Susan Sontag: A Biography
by Daniel Schreiber,
translated by David Dollenmayer.
Northwestern University Press, 2014.
Hardcover, 296 pages, $36.
“Susan Sontag, as F. R. Leavis said of the Sitwells, belongs less to the history of literature than to that of publicity.” This salvo from Joseph Epstein would undoubtedly be termed neoconservative by Daniel Schreiber, Susan Sontag’s latest biographer. Schreiber never quite explains what he means by “neoconservative” in his intellectually incoherent narrative. But it seems that virtually anyone who has qualms about treating Sontag as a major writer and the public intellectual of her time invites Schreiber to label them reactionary. In this biographer’s world a neoconservative is ipso facto a bad hat. The truly odd thing, though, is that the criticisms of Sontag by so-called neoconservatives are the same postmortem criticisms her own friends supplied to Schreiber. In other words, only those inside the Sontag tent are allowed to affix their charges to the indictment because, as these accusers are quick to add, Sontag must be forgiven her transgressions. Why will become apparent anon.
Doubts about Sontag’s stature fester in Schreiber’s narrative like an open wound that he constantly tries to close with tributes to her influence, her magnetism, her beauty (Schreiber, like a gushing biographer of a Hollywood star, marvels at how well-preserved Sontag remained as she aged), her good deeds, her courage, her assistance to young writers, and on and on and on.
So what made Susan Sontag a cynosure of her epoch? It is not too much to say—or even gush using the expected cliches—that she burst upon the New York scene in the 1960s, a tall, dark beauty appearing in photographs on the book jackets of an avant garde novel, The Benefactor, and an iconoclastic collection of essays, Against Interpretation. She was made to look like the femme fatale in a film noir. And she was a killer—in this case of the New York intellectuals, a group of leading lights illuminating Partisan Review, which published the work of Lionel Trilling, Dwight Macdonald, and the journal’s editors, William Phillips and Philip Rahv, among others. Whatever their differences, these writers united in their devotion to modernism, to high literary art, and to the notion that mass culture and its popular derivatives could not mix with great works of art. Sontag entered the precincts of Partisan Review, having bewitched Phillips and bested the skeptical Rahv, proclaiming that the Beatles as well as Beethoven deserved the best intellectual treatment first-class writers could provide. Can I not dance to rock-and-roll and also read Kafka? Sontag asked the question with such sangfroid that legions of the cognoscenti gravitated to her trend-setting, epigrammatic remarks. Sontag and her ideas traveled well. She wasa great platform performer and looked good on television, too. Andy Warhol shot her screen test.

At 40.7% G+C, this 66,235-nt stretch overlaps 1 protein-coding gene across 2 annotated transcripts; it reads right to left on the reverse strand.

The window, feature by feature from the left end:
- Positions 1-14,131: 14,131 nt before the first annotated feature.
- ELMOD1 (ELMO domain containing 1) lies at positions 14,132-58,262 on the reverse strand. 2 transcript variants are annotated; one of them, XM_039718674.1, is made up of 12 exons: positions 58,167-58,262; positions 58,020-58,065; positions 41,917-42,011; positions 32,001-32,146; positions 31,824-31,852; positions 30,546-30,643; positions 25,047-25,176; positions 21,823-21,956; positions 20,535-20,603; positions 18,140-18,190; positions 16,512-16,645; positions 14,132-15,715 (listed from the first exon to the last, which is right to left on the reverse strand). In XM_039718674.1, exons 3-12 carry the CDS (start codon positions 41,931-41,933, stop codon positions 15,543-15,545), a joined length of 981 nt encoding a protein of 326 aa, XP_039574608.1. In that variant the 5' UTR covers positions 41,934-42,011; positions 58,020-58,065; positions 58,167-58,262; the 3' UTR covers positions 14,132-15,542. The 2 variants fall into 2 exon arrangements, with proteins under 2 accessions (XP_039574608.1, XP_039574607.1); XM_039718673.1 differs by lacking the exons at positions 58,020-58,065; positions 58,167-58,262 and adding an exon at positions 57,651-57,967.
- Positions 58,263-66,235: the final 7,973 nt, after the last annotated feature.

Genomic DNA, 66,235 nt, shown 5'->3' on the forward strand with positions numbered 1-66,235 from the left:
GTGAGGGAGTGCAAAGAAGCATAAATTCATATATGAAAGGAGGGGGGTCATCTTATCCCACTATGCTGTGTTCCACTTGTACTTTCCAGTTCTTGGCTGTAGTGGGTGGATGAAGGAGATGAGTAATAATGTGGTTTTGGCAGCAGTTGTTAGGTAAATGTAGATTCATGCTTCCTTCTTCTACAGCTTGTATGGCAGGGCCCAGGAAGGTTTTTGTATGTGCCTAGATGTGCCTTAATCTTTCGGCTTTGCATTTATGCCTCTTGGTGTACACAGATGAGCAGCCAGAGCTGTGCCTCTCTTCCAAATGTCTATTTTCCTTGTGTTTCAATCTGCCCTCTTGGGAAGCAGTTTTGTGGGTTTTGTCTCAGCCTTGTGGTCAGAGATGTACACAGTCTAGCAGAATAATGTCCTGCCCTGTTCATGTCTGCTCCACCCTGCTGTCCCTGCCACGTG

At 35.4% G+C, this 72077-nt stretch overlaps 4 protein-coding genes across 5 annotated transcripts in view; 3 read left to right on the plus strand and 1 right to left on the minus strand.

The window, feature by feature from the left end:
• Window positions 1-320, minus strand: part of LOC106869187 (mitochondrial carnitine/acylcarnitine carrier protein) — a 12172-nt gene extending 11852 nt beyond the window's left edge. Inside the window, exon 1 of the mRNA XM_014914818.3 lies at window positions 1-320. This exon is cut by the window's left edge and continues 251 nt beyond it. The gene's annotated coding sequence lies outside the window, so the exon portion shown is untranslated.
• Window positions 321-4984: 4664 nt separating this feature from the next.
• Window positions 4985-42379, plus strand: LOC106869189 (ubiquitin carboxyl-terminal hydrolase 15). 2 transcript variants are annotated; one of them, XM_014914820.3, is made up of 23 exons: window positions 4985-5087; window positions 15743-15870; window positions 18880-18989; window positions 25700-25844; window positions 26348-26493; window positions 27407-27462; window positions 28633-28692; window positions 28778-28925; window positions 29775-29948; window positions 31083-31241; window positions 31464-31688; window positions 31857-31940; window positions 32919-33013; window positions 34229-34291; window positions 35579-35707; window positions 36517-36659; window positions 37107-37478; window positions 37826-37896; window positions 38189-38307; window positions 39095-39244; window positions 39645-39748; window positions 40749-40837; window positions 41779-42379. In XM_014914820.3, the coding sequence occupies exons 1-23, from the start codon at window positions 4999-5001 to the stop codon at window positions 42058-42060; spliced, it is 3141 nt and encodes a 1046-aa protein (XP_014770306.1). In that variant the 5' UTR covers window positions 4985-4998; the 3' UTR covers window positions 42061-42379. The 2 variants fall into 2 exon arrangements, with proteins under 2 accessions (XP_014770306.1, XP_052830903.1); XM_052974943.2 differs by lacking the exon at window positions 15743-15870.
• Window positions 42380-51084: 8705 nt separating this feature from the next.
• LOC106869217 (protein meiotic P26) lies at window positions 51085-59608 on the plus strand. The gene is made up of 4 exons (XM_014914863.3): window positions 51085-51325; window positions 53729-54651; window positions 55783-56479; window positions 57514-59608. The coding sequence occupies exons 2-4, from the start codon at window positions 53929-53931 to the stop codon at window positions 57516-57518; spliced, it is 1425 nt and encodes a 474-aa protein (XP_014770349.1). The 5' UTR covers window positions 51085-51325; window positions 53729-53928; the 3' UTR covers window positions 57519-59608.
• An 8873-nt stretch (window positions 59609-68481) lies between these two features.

But how did Sontag retain her hold on her intellectual fans from the 1960s into 1990s and beyond? She did so by employing the time-tested American trick of self reinvention. When the argument of Against Interpretation that art is a matter of form, not content—that conveying messages is not the purpose of art, but that art in itself is the message—got stale and became a staple of too many critics, Sontag switched sides. In “Fascinating Fascism,” she declared that the content of Leni Riefenstahl’s films and photographs is irretrievably fascist and cannot be countermanded by considerations of form and style. At every stage of her career, Sontag performed a similar volte face, saying, for example, that communism is fascism with a human face—although earlier she had shouted “Viva Fidel!” The capper on this career-long repudiation of her own ideas came when she said she never really believed what she wrote in Against Interpretation. And, she added, she never really liked the nouveau roman that her some of her own work—The Benefactor, for example—was said to emulate. In fact, when her novel The Volcano Lover became a bestseller, she even claimed that she would not be upset if posterity favored her novels and forgot her essays. Her last works of fiction were essentially conventional historical novels, as Schreiber admits, so all her pretensions about subverting conventional narrative became . . . well, just pretensions.